blow smoke

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blow smoke

1. Literally, to expel smoke from one's mouth, as while smoking a cigarette, cigar, etc. Ew, don't blow smoke in my face!
2. To smoke marijuana. My little brother has no aspirations of going to college—he'd much rather blow smoke with his friends all day.
3. To intentionally mislead. I think they're blowing smoke about giving regular raises to their employees—I couldn't find any evidence to support that claim.
See also: blow, smoke
Farlex Dictionary of Idioms. © 2015 Farlex, Inc, all rights reserved.

blow smoke

mainly AMERICAN
If someone blows smoke they deliberately confuse or deceive you. I just can't shake the feeling that he's up to something. Sounds to me like he's blowing smoke. Note: You can also say that someone blows smoke in your face or blows smoke in your eyes with the same meaning. He's being misled. They are blowing smoke in his face.
See also: blow, smoke
Collins COBUILD Idioms Dictionary, 3rd ed. © HarperCollins Publishers 2012

blow ˈsmoke (up somebody’s asstaboo)

(American English, slang) try to trick somebody or lie to somebody, particularly by saying that something is better than it really is: I won’t blow smoke up your ass. Your product is OK but I’ve seen better.
See also: blow, smoke
Farlex Partner Idioms Dictionary © Farlex 2017

blow smoke

1. tv. to state something in a way that conceals the truth. (see also smoke and mirrors.) She is a master at blowing smoke. She belongs in government.
2. tv. to smoke marijuana. (Drugs.) Frank sits around blowing smoke when he’s not selling.
See also: blow, smoke
McGraw-Hill's Dictionary of American Slang and Colloquial Expressions Copyright © 2006 by The McGraw-Hill Companies, Inc. All rights reserved.

blow smoke

1. To speak deceptively.
2. To brag or exaggerate.
See also: blow, smoke
American Heritage® Dictionary of the English Language, Fifth Edition. Copyright © 2016 by Houghton Mifflin Harcourt Publishing Company. Published by Houghton Mifflin Harcourt Publishing Company. All rights reserved.
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References in periodicals archive ?
Especially when it's blowing smoke, funneled through a smoke machine inside the shop, next to a giant U.S.
Watville Primary School was closed on Tuesday and will remain shut until today because of winds blowing smoke towards the school site from Middlemore Industrial Estate, where the blaze broke out last Wednesday.
It's not about blowing smoke into the team and telling us all how great we are."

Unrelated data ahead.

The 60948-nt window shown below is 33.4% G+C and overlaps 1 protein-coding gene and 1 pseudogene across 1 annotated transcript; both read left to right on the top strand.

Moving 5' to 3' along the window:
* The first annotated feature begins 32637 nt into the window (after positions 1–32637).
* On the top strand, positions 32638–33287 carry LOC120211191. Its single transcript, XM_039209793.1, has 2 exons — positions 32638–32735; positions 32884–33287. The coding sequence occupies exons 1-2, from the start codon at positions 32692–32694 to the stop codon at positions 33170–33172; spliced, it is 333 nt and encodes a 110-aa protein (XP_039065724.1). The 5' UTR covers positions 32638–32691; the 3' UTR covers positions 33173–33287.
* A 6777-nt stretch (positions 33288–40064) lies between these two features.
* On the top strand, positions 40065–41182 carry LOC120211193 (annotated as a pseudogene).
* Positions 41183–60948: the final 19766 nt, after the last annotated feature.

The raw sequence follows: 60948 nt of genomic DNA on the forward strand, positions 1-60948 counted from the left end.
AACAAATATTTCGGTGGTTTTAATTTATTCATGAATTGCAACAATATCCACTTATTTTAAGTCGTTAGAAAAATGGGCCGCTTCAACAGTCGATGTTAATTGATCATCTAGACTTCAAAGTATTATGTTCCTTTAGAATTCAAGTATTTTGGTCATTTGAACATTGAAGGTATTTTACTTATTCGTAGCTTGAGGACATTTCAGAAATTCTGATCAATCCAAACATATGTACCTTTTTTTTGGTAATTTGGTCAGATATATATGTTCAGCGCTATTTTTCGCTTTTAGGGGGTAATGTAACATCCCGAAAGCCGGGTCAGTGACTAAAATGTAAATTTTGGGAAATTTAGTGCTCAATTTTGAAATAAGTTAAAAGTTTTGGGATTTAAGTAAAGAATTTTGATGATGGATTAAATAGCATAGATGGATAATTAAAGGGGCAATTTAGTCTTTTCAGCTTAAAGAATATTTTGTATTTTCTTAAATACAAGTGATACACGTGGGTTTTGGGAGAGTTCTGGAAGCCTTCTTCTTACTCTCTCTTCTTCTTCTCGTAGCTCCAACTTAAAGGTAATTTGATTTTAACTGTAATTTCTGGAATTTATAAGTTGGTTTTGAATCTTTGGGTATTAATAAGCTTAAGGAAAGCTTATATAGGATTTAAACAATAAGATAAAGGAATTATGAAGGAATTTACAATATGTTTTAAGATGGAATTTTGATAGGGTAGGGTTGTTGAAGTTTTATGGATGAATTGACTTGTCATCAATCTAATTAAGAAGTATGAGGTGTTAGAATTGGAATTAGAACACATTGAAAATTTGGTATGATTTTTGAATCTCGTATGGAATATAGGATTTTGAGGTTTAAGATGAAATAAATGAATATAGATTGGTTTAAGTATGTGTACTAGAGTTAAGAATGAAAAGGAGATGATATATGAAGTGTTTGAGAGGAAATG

Three years ago, the Botevgrad landfill was blowing smoke daily.
She wasn't just huffing, puffing and blowing smoke. As resident director of the "How To Train Your Dragon Live Spectacular" touring show that comes to the DCU Center for eight performances today through Sunday, Lavin oversees a massive production that includes Vikings and 23 flying dragons, some with wingspans of up to 46 feet, that can indeed blow smoke and fire.
In Blowing Smoke: Rethinking the War on Drugs without Prohibition and Rehab (Rowman & Littlefield), Michael Reznicek shows how such language reinforces the logic of drug prohibition by implying that people cannot help themselves.
It's difficult to decide which is more inconsiderate - the insistence of parents to drive to within a few yards of the school gates - whatever the danger to other pedestrians and children - or patients and visitors leaning against large 'no smoking' signs nonchalantly blowing smoke over anyone passing through the hospital reception area, despite a designated smoking facility only 25 yards away.
A kids' party staged by Babel turned sour when a children's entertainer dressed as Spongebob removed his face covering to light a cigarette, started blowing smoke in the children's faces, then revealed he had recently been released from jail!
There are also several cartoons and photos of mothers blowing smoke into infants' faces.
I guess blowing smoke is what politicians do, even those who got elected in November on the claims they would change things in Washington.
She is also seen standing over the helpless male, blowing smoke in his face.
Every second young woman must have been blowing smoke into the air thinking they were so cool.
For this reason, I suspect the majority of people you quote in the article who suggest that saving energy and materials is a worthy end in itself are just blowing smoke and that in the final analysis their goals are really no different than ours were.
Alex Newman, one of your NEW AMERICAN writers, is blowing smoke about autoworkers' wages without knowing the facts ("Auto Bailout: Lemon or Lemonade?" January 5 issue).
It's during great adversity that certain things become very clear: who has been "blowing smoke" and who has "stickability." The companies that will succeed in 2009 are those that have a solid business plan and market-driven products, all mixed with a generous measure of perseverance.